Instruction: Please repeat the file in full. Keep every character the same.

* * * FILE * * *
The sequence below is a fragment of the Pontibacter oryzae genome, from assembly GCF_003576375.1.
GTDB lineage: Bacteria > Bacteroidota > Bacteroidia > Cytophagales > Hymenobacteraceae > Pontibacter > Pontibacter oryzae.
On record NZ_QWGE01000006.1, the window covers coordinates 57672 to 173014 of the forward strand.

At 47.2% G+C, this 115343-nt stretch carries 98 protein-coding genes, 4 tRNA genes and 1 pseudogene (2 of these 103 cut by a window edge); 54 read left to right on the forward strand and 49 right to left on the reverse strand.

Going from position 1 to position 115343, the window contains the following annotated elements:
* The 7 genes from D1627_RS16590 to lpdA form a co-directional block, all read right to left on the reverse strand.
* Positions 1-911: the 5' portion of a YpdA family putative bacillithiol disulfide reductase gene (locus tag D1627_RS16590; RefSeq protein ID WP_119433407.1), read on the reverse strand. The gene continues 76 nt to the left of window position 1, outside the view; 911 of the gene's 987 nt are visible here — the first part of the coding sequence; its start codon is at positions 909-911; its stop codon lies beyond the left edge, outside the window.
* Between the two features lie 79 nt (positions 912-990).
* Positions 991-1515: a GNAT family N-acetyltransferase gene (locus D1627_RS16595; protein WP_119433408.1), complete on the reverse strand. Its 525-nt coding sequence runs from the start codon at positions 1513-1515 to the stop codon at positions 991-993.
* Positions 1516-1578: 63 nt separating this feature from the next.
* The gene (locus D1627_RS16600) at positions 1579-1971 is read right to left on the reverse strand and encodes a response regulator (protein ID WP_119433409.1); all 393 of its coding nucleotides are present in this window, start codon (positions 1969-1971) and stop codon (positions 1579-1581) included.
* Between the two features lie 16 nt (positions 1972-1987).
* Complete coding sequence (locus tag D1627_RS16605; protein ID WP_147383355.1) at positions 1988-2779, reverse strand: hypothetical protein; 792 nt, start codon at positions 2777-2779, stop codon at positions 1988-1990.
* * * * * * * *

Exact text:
The sequence below is a fragment of the Pontibacter oryzae genome, from assembly GCF_003576375.1.
GTDB lineage: Bacteria > Bacteroidota > Bacteroidia > Cytophagales > Hymenobacteraceae > Pontibacter > Pontibacter oryzae.
On record NZ_QWGE01000006.1, the window covers coordinates 57672 to 173014 of the forward strand.

At 47.2% G+C, this 115343-nt stretch carries 98 protein-coding genes, 4 tRNA genes and 1 pseudogene (2 of these 103 cut by a window edge); 54 read left to right on the forward strand and 49 right to left on the reverse strand.

Going from position 1 to position 115343, the window contains the following annotated elements:
* The 7 genes from D1627_RS16590 to lpdA form a co-directional block, all read right to left on the reverse strand.
* Positions 1-911: the 5' portion of a YpdA family putative bacillithiol disulfide reductase gene (locus tag D1627_RS16590; RefSeq protein ID WP_119433407.1), read on the reverse strand. The gene continues 76 nt to the left of window position 1, outside the view; 911 of the gene's 987 nt are visible here — the first part of the coding sequence; its start codon is at positions 909-911; its stop codon lies beyond the left edge, outside the window.
* Between the two features lie 79 nt (positions 912-990).
* Positions 991-1515: a GNAT family N-acetyltransferase gene (locus D1627_RS16595; protein WP_119433408.1), complete on the reverse strand. Its 525-nt coding sequence runs from the start codon at positions 1513-1515 to the stop codon at positions 991-993.
* Positions 1516-1578: 63 nt separating this feature from the next.
* The gene (locus D1627_RS16600) at positions 1579-1971 is read right to left on the reverse strand and encodes a response regulator (protein ID WP_119433409.1); all 393 of its coding nucleotides are present in this window, start codon (positions 1969-1971) and stop codon (positions 1579-1581) included.
* Between the two features lie 16 nt (positions 1972-1987).
* Complete coding sequence (locus tag D1627_RS16605; protein ID WP_147383355.1) at positions 1988-2779, reverse strand: hypothetical protein; 792 nt, start codon at positions 2777-2779, stop codon at positions 1988-1990.